44San Diego PadresNever (formed 1969)
44Washington NationalsNever (formed 1969)
44Milwaukee BrewersNever (formed 1969)
36Seattle MarinersNever (formed 1977)
34Pittsburgh Pirates1979
30Baltimore Orioles1983

October 21, 2014

A MANAGERIAL NOTE

Cardinal fans are ripping their manager, Matheny, for losing the NLCS. It was the way he used his pitching staff which was the most damning for fans, especially putting in Wacha, who had not pitched in 20 days, to throw the 9th in a tie game.

Tommy Lasorda once said, "No matter how good you are, you're going to lose one-third of your games. No matter how bad you are you're going to win one-third of your games. It's the other third that makes the difference."

Lasorda is probably overstating his case. Statistically, a good manager may actually win only one or two games for his team by his in-game decisions, but a bad manager could lose a team three to five. Since the game is played on the field, the players executing their assigned tasks are the most important aspect of wins and losses. However, there is recognition that a manager needs to put his players in the best position to succeed. Letting a starter who is out of gas continue to pitch, like Dusty Baker did during the Cubs NLCS, led to a demoralizing team collapse.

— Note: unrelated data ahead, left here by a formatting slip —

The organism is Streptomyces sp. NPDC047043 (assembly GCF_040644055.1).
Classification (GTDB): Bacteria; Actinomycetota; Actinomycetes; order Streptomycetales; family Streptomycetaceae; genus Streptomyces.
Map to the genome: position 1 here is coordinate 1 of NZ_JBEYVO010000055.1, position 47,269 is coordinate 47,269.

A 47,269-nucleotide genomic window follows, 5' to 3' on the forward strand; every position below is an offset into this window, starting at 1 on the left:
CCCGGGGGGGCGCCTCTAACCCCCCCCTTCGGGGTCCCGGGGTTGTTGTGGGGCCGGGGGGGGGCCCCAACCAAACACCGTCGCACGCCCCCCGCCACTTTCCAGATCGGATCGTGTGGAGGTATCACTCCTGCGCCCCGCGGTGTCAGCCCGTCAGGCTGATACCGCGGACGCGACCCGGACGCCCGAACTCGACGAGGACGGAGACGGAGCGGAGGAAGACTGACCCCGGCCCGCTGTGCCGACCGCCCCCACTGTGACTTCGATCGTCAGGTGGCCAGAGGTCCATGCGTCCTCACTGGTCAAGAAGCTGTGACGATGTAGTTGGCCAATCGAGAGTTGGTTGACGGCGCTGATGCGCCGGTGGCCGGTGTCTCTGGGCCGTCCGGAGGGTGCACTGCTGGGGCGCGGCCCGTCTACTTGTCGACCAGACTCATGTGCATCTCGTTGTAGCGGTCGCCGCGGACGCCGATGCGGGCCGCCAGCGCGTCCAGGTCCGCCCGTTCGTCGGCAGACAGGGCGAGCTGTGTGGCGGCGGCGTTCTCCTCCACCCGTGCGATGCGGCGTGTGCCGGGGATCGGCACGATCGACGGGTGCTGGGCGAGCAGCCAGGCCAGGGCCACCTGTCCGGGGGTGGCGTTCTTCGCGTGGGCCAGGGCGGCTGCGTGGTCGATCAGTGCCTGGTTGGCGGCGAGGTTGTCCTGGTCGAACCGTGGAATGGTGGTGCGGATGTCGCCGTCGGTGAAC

Lasorda's take on a long season is based on his experience. Every team will lose at least 54 games. Every team will win at least 54 games. So how a team performs in the remaining 54 games is the key to the season. A .500 team only needs to win 27 of those contests. So for a team to be good to competitive, the season really comes down to those last 27 games. 

But those last 27 games are not necessarily at the end of season. Those could be critical contests in April, where teams with great starts tend to be front runners throughout the season. It comes down to about 9 three game series. Even if you go .500 in those 27 games, your team would win 94.5 games.

If you have an ace starter going in those 9 big series, the chances are you are more likely to win. If you have another near ace quality starter also pitching those series, you are more likely to take 2 of 3 games. So that takes the equation down to 18 critical games.

Even if a manager is tuned to this statistical dissection, one cannot manage the post-season like the regular season. In the post-season, you must play each game like it is an elimination game. There is much more pressure on the players. A good manager will try to shift the pressure to the other team, by forcing play on the field with base stealing, bunt hits, long at bats to wear down a pitcher. A good manager will also use his pitching staff differently, especially near the end of a series. An ace starter may be a better option from the pen in a game seven than the set-up man. And these decisions are magnified by the situation; and second guessing becomes a blood sport.